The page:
So I left my job. And it was sad. It was sad because I truly loved what I did. It's important work and I was really fucking good at it. But I was also a bit relieved because with all that important work there came moments when I'd sit back and rub my eyes blurry and think about how absolutely infuriating domestic violence work is sometimes.
The last few weeks I have been trying to avoid that fury with minimal success. I've been actively following bliss this summer and had my blinders in place on purpose. Because you know what they say - you can't fight city hall. Or the NFL. Or the Internet. Or... oh, fuck it... yes, you can. But there sure as shit is a system in place to fight you right back when it comes to eradicating domestic violence. So I am sitting here rubbing my eyes blurry again and realizing I can't sit down and shut up and just write about my awesome kids and following our bliss.
I don't have a national stage like the NFL or Kieth Olbermann or Stephen A. Smith. All I have is this little ol' blog but I would be part of the problem if I didn't take the platform that I do have and say something. So, you know...
It starts small and in the home. It starts when young people are taught that being in a relationship means you are constantly grappling for power and control. It begins when young boys are taught that, to be a man, they must grab up the power and never be weak. It begins when instead of teaching our girls to stand up tall and take no shit (the way we teach our boys), we tell them they are pretty and delicate and responsible for nurturing all the things without regard to their own emotional safety. While teaching our daughters to care for everything under the sun, we forget to teach them to care for themselves and we teach our boys that women are the ones who feel things and that boys don't cry. The message? Women are weak. Men are strong.
But it doesn't stop there. Nope. If it did, it could be undone by a greater society that places equal value for women, men and children (didn't it sound weird in that order?) and has clear definitions of right and wrong as reflected by the law of the land. But we don't. We don't have that system. It simply does not exist.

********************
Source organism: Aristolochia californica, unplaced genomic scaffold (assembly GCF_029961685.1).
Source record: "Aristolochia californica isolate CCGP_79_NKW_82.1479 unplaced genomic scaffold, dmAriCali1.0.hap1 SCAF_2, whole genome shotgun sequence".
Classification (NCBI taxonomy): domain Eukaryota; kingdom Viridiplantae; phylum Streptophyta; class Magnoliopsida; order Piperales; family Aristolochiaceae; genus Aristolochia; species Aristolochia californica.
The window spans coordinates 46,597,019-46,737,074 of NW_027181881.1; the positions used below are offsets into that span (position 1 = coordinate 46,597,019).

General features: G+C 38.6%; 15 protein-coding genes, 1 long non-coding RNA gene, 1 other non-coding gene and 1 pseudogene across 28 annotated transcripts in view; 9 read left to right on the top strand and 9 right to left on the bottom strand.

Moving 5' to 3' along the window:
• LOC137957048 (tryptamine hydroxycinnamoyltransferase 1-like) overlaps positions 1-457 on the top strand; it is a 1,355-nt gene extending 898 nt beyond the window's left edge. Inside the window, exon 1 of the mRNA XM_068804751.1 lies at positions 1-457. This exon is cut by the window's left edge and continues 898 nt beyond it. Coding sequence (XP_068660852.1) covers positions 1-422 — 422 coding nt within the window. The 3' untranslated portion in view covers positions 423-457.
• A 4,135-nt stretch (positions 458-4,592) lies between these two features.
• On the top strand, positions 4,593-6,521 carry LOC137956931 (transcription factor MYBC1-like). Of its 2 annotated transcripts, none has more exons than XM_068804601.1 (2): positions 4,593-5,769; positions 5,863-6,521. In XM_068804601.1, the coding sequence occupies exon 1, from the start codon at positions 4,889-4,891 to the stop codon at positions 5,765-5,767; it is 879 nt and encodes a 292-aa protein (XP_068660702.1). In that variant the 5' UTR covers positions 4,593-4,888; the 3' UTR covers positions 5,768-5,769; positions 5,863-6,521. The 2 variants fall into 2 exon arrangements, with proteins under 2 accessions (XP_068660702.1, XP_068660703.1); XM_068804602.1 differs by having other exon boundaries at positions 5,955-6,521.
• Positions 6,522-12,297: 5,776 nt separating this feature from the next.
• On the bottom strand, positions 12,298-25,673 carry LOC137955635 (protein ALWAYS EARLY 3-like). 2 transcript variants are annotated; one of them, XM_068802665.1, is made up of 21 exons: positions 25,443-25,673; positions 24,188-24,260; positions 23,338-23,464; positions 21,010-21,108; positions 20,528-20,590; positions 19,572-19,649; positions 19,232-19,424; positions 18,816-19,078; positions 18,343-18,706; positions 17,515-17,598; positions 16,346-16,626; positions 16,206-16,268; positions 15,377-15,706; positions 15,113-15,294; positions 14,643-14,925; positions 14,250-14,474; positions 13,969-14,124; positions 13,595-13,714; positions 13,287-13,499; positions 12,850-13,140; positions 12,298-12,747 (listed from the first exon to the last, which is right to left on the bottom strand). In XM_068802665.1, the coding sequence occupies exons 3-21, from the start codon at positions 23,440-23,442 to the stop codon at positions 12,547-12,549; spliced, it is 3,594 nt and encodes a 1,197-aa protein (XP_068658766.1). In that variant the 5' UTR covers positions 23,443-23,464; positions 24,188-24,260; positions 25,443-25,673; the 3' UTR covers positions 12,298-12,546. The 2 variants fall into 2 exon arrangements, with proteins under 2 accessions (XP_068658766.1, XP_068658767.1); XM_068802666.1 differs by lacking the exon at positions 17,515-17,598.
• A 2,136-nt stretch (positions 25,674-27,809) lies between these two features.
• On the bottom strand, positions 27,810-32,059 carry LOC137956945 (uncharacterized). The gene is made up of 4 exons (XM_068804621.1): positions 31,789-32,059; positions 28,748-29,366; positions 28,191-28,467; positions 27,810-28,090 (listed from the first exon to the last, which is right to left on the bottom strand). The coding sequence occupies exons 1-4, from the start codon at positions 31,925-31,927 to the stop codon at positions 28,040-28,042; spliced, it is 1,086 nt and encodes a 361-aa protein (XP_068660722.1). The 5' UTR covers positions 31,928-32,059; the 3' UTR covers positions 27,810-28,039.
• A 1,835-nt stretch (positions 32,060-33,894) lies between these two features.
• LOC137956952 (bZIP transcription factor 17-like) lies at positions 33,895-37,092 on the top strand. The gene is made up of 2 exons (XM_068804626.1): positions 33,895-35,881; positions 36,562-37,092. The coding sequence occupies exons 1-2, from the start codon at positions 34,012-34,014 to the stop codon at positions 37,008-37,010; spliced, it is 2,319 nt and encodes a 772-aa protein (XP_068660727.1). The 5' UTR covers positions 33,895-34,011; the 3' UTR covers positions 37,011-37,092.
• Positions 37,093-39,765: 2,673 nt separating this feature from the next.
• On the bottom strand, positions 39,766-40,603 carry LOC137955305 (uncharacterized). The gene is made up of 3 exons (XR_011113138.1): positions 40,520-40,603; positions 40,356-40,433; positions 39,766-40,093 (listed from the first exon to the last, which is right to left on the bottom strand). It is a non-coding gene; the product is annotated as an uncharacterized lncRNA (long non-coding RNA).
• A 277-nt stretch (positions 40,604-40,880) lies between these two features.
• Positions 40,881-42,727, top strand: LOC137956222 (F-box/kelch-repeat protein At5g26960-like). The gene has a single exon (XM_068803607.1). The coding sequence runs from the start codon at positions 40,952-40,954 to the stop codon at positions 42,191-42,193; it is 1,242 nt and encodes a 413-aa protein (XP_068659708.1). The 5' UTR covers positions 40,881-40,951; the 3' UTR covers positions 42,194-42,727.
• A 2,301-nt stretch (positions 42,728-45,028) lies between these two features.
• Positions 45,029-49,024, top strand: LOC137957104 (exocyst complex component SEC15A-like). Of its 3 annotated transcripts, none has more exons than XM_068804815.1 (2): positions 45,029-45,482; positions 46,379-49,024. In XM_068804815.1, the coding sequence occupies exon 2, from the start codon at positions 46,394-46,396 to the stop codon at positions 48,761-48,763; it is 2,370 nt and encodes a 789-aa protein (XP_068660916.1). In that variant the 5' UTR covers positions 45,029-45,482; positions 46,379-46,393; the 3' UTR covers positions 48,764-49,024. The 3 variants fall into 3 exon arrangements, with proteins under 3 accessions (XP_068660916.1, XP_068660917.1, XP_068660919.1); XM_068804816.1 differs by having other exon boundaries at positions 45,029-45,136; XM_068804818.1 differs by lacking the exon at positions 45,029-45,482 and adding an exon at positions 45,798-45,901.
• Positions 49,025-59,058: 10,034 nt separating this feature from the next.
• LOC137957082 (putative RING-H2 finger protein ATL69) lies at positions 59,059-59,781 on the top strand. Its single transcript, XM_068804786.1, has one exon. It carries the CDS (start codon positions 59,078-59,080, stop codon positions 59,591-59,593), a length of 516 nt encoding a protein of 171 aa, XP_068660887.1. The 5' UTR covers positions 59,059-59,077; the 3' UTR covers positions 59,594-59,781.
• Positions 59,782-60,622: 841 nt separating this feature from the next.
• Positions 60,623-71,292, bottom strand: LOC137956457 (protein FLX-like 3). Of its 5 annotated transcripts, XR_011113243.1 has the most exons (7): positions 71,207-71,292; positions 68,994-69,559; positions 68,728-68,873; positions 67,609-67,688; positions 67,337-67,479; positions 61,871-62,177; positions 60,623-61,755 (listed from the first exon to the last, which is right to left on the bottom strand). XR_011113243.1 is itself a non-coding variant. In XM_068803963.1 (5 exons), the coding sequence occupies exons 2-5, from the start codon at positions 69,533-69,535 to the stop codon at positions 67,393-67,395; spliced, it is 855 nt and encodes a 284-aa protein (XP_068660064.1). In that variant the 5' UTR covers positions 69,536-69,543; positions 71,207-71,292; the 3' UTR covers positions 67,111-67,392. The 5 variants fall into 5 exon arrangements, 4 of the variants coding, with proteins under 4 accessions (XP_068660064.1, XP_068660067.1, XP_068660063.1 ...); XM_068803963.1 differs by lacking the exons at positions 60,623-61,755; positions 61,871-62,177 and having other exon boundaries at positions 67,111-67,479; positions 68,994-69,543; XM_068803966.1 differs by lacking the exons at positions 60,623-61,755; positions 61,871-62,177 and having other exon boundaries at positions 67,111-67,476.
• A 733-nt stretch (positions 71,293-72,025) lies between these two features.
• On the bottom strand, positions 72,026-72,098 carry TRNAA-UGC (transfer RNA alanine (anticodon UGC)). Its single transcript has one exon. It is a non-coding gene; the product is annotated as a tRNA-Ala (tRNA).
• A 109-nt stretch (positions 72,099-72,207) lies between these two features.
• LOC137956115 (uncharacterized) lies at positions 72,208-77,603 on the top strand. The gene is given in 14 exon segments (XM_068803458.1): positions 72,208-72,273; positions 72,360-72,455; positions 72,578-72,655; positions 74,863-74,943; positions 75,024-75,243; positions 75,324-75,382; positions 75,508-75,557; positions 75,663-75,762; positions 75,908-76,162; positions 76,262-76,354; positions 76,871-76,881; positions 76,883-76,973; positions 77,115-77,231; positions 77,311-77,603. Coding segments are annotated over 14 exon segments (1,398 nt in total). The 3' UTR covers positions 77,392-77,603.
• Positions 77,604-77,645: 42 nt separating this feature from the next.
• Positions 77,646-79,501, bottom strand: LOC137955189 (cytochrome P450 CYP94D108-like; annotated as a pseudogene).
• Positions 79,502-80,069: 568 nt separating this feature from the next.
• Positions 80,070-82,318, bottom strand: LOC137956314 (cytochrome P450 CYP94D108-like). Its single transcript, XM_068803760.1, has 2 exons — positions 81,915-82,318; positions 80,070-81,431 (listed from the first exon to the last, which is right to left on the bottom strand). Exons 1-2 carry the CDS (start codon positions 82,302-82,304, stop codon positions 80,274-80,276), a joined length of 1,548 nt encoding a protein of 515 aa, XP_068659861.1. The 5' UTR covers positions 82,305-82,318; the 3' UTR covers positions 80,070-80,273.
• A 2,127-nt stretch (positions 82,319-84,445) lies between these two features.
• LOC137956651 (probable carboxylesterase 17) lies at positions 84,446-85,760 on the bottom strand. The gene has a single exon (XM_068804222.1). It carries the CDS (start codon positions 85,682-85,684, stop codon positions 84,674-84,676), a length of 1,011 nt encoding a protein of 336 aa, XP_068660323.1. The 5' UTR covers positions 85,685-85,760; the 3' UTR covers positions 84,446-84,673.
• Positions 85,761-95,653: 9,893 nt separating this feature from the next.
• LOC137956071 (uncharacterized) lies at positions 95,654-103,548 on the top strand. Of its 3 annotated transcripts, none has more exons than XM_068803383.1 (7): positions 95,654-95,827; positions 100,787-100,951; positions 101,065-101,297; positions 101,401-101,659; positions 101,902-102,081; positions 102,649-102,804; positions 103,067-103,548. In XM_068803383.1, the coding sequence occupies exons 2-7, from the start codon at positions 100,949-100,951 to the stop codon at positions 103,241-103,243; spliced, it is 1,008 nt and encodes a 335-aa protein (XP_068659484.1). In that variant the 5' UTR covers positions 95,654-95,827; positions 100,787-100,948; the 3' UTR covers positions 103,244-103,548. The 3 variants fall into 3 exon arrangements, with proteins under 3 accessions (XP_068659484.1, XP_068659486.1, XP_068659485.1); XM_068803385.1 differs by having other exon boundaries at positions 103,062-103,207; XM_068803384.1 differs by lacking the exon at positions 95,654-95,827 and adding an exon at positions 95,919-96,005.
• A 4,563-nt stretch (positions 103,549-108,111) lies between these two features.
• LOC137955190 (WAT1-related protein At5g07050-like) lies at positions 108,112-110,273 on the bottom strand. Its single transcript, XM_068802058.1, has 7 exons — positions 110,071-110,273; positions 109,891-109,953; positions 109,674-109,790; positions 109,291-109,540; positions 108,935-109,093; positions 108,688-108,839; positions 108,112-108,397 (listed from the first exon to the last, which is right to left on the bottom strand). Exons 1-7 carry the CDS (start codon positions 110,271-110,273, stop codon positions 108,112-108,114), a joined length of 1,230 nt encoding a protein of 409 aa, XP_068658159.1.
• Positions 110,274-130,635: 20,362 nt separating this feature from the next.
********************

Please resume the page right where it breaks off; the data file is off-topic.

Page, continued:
If it did, Ray Rice would be out of a job and Debra Harrell would not have been carted off to jail and fired from MacDonald's. If it did, Laura Aceves (read her link please) would BE ALIVE and Gurbaksh Chahal would be in jail and having measuring contests with Charles Saatchi, Ben Roethlisberger, Chris Brown and millions of other abusers who seem to only pay for their crimes when they cross into the homicide division like Ronald Lee Haskell did.
If we lived in a society that valued life, Ronald Lee Haskell, would have been behind bars in 2008 for 1st degree assault, endangering children and terrorizing his family when he dragged his then wife through their house by her hair and beat her in front of their children. Haskill would also be in jail for kidnapping and assault on his own mother just this past June. He duct taped her to a chair for 4 hours and choked her to passing out. The latter incident was just a few weeks before Haskell killed six human beings. You know what? If a man breaks into your house and drags you out of the house by your hair and proceeds to beat you bloody in front of witnesses, you go to jail. Well, as long as he is not your boyfriend, your husband or son because then it's somehow something different, right?
In these United States you can get in trouble for all sorts of things because they are wrong wrong wrong. Awesomely, you can also be ruined for doing things that are not against the law. Here people will demand you be punished (Fired! Tarred and feathered! Shamed!) if you say unpopular things or smoke weed. Women get fired for having babies. People lose their jobs for complaining on Facebook. People are fired for being smokers, getting tattoos, expressing ideas or being homeless. Teenagers on Twitter receive death threats for saying dumb teenager things. But abuse your family? Meh. That's not our place. That's private and none of our business right?
Well the NFL is banking on that. Actually banking. With money.
It seems the offenses worthy of big punishment are the ones that interfere with their purse. Gambling, contract breeches, hurting other players during the game and smoking weed (just ask Fred Davis), can and do get you 4 or 5 game or even a season long suspensions but attacking a woman and knocking her unconscious? Oh, that's worth 2 games.